Kirigami-inspired solar panels
The ancient art is inspiring the design of solar cells so they can change shape to catch the sun
A new generation of bacteria-based solar PV cells is set to produce electricity even under overcast skies.
Renewable energy is here to stay, but it still faces some major hurdles in the way. In the case of solar PV, performance is hindered in northern regions with low solar radiation. Also, in spite of the reduced production costs and increased efficiency over the last few years, it is still uncommon to find average power conversion efficiency above 25%. Currently, silicon is the main material employed for these solar cells but that may soon change. And not thanks to cutting edge materials such as graphene, but through one of the oldest forms of life in our planet—bacteria. Specifically, one with a pretty bad reputation, E. coli, known for wreaking havoc in the human digestive system.
The innovative technology is the outcome of the research carried out by a group of scientists in British Columbia, Canada. In order to improve the efficiency of solar cells they have opted for a biogenic approach, i.e, using living organisms to produce electricity. To that end, they have used the dye used by bacteria to carry out their photosynthesis processes. Prior research had tried to extract the natural dye and apply it on solar cells. The process, however, was costly and toxic. Therefore, the team from British Columbia tried another approach, this time based on genetic engineering. Instead of extracting the dye, they engineered the E. coli bacteria, so they produced a larger amount of lycopene, the same substance that gives tomatoes their characteristic red color. The bacterial culture was mixed with a mineral semiconductor and then spread over a glass sheet. The scientists verified that the bacteria could produce electricity even under extremely low light conditions, such as cloudy days.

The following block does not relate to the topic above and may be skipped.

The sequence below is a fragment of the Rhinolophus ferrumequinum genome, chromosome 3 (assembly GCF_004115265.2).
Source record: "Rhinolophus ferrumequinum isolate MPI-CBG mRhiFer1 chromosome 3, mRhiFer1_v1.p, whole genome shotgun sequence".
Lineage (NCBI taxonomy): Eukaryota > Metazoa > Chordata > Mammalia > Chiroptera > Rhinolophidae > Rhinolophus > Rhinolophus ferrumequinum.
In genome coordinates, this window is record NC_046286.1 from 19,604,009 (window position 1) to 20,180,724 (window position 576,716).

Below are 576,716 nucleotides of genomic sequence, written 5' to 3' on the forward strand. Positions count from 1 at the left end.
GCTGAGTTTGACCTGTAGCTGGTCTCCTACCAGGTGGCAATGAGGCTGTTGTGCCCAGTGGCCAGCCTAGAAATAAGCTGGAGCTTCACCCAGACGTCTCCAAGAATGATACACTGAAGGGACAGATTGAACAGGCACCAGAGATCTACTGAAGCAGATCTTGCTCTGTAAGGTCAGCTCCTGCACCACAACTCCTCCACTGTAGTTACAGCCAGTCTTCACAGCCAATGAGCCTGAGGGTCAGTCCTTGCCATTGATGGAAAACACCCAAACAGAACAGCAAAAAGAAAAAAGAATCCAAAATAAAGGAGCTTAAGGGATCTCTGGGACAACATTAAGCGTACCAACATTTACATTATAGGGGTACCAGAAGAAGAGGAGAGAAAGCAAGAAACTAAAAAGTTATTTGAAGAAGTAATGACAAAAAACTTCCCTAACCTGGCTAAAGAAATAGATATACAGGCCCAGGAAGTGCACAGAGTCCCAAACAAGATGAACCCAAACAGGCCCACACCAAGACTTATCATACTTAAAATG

The outcome is certainly encouraging, as they have doubled the electricity generated in previous experiments, increasing it from 0.362 milliampere to 0.686 per square centimeter. According to Vikramaditya Yadav, the scientist leading the team, this is the highest electrical output achieved from a biogenic PV cell.
Although it is too soon to assess the exact savings provided by the new technology, Yadav stresses that these cells would be produced very cheaply and in a sustainable way. Also, the solar PV cells applications could extend to submarine exploration.
Vikramaditya Yadav is one of the pioneers of a new research field that could have a great impact on other areas beyond energy, like drugs. Yadav has named this new field as “biosynthonics”. In an article published a few years ago in the journal ACS, the Indian scientist pointed out the diminishing returns in the development of new drugs. Currently, they require investments north of one billion dollars and over ten years of development. These issues drove him to explore new approaches and implement the benefits of genetical engineering.
Basically, biosynthonics is the search and synthesis of bioactive molecules, which can broaden the scope of chemical research. This process, called “metabolic engineering”, allows to synthesize new drugs of interest for the pharmaceutical industry and medicine by modifying genes or metabolic processes found in microorganisms.